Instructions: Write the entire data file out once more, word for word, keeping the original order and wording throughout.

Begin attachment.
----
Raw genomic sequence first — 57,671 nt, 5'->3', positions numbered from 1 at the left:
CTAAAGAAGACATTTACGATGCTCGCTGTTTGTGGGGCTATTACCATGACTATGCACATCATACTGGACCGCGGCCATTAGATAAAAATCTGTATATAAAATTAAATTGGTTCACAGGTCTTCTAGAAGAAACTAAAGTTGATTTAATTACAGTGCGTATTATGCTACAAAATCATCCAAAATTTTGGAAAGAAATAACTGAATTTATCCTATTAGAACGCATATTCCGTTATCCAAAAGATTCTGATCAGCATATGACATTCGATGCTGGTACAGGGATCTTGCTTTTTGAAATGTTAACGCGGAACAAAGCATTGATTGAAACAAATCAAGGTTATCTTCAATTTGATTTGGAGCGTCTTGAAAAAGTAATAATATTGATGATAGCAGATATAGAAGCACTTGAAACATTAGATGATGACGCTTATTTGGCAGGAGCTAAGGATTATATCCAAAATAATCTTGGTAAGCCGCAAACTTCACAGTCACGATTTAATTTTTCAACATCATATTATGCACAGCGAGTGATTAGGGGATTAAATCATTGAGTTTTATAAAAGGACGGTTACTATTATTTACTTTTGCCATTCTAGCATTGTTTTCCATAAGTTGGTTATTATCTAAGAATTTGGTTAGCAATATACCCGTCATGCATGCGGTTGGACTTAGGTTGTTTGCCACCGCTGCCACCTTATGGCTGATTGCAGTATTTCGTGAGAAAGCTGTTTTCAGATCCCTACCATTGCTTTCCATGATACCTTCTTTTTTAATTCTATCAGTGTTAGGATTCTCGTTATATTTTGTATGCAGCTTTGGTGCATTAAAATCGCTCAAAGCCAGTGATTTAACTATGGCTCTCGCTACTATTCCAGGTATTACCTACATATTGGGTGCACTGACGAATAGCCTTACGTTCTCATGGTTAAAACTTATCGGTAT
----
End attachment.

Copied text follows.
Raw genomic sequence first — 57,671 nt, 5'->3', positions numbered from 1 at the left:
CTAAAGAAGACATTTACGATGCTCGCTGTTTGTGGGGCTATTACCATGACTATGCACATCATACTGGACCGCGGCCATTAGATAAAAATCTGTATATAAAATTAAATTGGTTCACAGGTCTTCTAGAAGAAACTAAAGTTGATTTAATTACAGTGCGTATTATGCTACAAAATCATCCAAAATTTTGGAAAGAAATAACTGAATTTATCCTATTAGAACGCATATTCCGTTATCCAAAAGATTCTGATCAGCATATGACATTCGATGCTGGTACAGGGATCTTGCTTTTTGAAATGTTAACGCGGAACAAAGCATTGATTGAAACAAATCAAGGTTATCTTCAATTTGATTTGGAGCGTCTTGAAAAAGTAATAATATTGATGATAGCAGATATAGAAGCACTTGAAACATTAGATGATGACGCTTATTTGGCAGGAGCTAAGGATTATATCCAAAATAATCTTGGTAAGCCGCAAACTTCACAGTCACGATTTAATTTTTCAACATCATATTATGCACAGCGAGTGATTAGGGGATTAAATCATTGAGTTTTATAAAAGGACGGTTACTATTATTTACTTTTGCCATTCTAGCATTGTTTTCCATAAGTTGGTTATTATCTAAGAATTTGGTTAGCAATATACCCGTCATGCATGCGGTTGGACTTAGGTTGTTTGCCACCGCTGCCACCTTATGGCTGATTGCAGTATTTCGTGAGAAAGCTGTTTTCAGATCCCTACCATTGCTTTCCATGATACCTTCTTTTTTAATTCTATCAGTGTTAGGATTCTCGTTATATTTTGTATGCAGCTTTGGTGCATTAAAATCGCTCAAAGCCAGTGATTTAACTATGGCTCTCGCTACTATTCCAGGTATTACCTACATATTGGGTGCACTGACGAATAGCCTTACGTTCTCATGGTTAAAACTTATCGGTAT